Someone with any given limitation inevitably adapts and finds creative ways to effectively manage circumstances that threaten to limit them.
So, if that person is carrying on with life like any other normally flawed human being, why then do we look at them and still see this disabled individual, even if we consider them to be an amazingly functioning dysfunction?
As this column is named “disABILITY,” the point has always been and will always continue to be that nobody is totally disabled, just as nobody is totally perfect.
Whether we’ve had the “disability” label tattooed on our foreheads by society or not, we are all the same. We have strengths and weaknesses. And on top of that, from time to time, we all find that our strengths can end up being our biggest downfall, or our weaknesses turn out to be our greatest asset.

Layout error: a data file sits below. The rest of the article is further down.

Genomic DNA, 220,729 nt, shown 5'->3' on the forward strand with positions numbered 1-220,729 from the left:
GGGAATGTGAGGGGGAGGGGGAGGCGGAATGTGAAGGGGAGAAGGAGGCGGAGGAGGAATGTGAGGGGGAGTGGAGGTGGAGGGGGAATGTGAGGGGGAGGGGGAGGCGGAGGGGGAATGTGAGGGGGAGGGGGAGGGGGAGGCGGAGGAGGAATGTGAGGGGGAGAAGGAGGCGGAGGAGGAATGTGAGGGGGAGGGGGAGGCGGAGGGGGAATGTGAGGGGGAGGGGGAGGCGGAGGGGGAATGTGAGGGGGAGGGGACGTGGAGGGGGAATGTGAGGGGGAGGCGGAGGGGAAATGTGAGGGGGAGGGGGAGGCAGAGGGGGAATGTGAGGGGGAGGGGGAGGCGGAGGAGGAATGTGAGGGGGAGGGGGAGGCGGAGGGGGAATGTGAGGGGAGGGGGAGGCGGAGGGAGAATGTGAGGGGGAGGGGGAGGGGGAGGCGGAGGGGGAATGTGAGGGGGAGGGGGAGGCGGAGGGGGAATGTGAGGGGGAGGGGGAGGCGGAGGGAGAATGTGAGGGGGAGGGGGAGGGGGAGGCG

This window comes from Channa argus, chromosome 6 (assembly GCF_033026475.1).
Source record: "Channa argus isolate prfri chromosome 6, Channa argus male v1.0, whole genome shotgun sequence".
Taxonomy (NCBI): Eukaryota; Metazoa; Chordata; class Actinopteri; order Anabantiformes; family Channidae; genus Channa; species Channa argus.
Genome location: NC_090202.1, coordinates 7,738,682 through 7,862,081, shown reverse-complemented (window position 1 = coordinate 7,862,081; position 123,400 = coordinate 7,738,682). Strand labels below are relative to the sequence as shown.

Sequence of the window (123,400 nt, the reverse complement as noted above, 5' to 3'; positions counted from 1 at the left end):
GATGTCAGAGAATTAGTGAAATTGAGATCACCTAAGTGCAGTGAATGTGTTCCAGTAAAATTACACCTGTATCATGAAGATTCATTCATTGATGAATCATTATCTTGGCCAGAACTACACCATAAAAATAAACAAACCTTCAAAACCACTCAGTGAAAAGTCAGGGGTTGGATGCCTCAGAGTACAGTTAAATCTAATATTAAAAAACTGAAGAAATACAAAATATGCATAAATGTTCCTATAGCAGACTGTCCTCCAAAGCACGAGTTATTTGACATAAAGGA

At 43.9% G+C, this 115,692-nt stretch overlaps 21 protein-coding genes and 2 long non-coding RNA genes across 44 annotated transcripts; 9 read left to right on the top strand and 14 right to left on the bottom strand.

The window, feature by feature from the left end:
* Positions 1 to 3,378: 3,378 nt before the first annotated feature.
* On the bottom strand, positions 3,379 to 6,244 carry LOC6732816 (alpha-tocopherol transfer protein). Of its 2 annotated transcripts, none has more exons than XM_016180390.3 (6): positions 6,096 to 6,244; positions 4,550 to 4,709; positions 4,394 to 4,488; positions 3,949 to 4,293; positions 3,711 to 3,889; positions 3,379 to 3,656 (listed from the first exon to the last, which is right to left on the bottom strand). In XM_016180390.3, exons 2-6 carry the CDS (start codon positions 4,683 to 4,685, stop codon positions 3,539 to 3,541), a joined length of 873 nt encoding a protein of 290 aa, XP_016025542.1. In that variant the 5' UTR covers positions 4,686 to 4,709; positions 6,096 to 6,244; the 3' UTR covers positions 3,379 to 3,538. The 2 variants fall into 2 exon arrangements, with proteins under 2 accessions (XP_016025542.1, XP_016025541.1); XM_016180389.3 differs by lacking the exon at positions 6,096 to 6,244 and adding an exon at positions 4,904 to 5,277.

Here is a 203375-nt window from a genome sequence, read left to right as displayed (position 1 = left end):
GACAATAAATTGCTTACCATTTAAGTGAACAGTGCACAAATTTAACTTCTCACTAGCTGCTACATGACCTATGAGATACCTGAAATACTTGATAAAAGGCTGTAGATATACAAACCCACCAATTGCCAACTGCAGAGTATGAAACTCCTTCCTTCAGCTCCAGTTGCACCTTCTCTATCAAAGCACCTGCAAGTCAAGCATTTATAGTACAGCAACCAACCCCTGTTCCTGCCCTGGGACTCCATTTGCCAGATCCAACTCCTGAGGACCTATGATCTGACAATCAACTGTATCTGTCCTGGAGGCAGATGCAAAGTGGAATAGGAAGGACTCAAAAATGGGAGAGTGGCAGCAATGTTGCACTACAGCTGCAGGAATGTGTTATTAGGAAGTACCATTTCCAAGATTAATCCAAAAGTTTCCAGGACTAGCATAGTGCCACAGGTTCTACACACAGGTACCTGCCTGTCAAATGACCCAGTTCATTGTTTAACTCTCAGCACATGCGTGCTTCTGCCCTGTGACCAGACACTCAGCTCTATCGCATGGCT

Kate Pavlacka, a graduate of the State University College at Oneonta, has been totally blind for about a dozen years. Her columns can be found at www.thedailystar.com/disability.